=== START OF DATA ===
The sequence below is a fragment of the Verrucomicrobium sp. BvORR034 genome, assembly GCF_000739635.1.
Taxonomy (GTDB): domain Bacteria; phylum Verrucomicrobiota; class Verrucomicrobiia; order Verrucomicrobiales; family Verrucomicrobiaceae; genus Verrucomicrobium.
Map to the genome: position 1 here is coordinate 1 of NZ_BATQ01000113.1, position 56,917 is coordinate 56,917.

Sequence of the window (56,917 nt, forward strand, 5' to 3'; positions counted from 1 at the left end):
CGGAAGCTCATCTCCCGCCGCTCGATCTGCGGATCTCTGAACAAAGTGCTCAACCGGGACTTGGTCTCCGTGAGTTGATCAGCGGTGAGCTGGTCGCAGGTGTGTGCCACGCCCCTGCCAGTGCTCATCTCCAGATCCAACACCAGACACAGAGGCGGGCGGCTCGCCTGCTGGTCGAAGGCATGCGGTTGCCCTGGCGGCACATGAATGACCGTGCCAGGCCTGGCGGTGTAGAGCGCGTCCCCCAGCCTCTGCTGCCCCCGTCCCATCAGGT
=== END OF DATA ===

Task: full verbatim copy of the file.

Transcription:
The sequence below is a fragment of the Verrucomicrobium sp. BvORR034 genome, assembly GCF_000739635.1.
Taxonomy (GTDB): domain Bacteria; phylum Verrucomicrobiota; class Verrucomicrobiia; order Verrucomicrobiales; family Verrucomicrobiaceae; genus Verrucomicrobium.
Map to the genome: position 1 here is coordinate 1 of NZ_BATQ01000113.1, position 56,917 is coordinate 56,917.

Sequence of the window (56,917 nt, forward strand, 5' to 3'; positions counted from 1 at the left end):
CGGAAGCTCATCTCCCGCCGCTCGATCTGCGGATCTCTGAACAAAGTGCTCAACCGGGACTTGGTCTCCGTGAGTTGATCAGCGGTGAGCTGGTCGCAGGTGTGTGCCACGCCCCTGCCAGTGCTCATCTCCAGATCCAACACCAGACACAGAGGCGGGCGGCTCGCCTGCTGGTCGAAGGCATGCGGTTGCCCTGGCGGCACATGAATGACCGTGCCAGGCCTGGCGGTGTAGAGCGCGTCCCCCAGCCTCTGCTGCCCCCGTCCCATCAGGT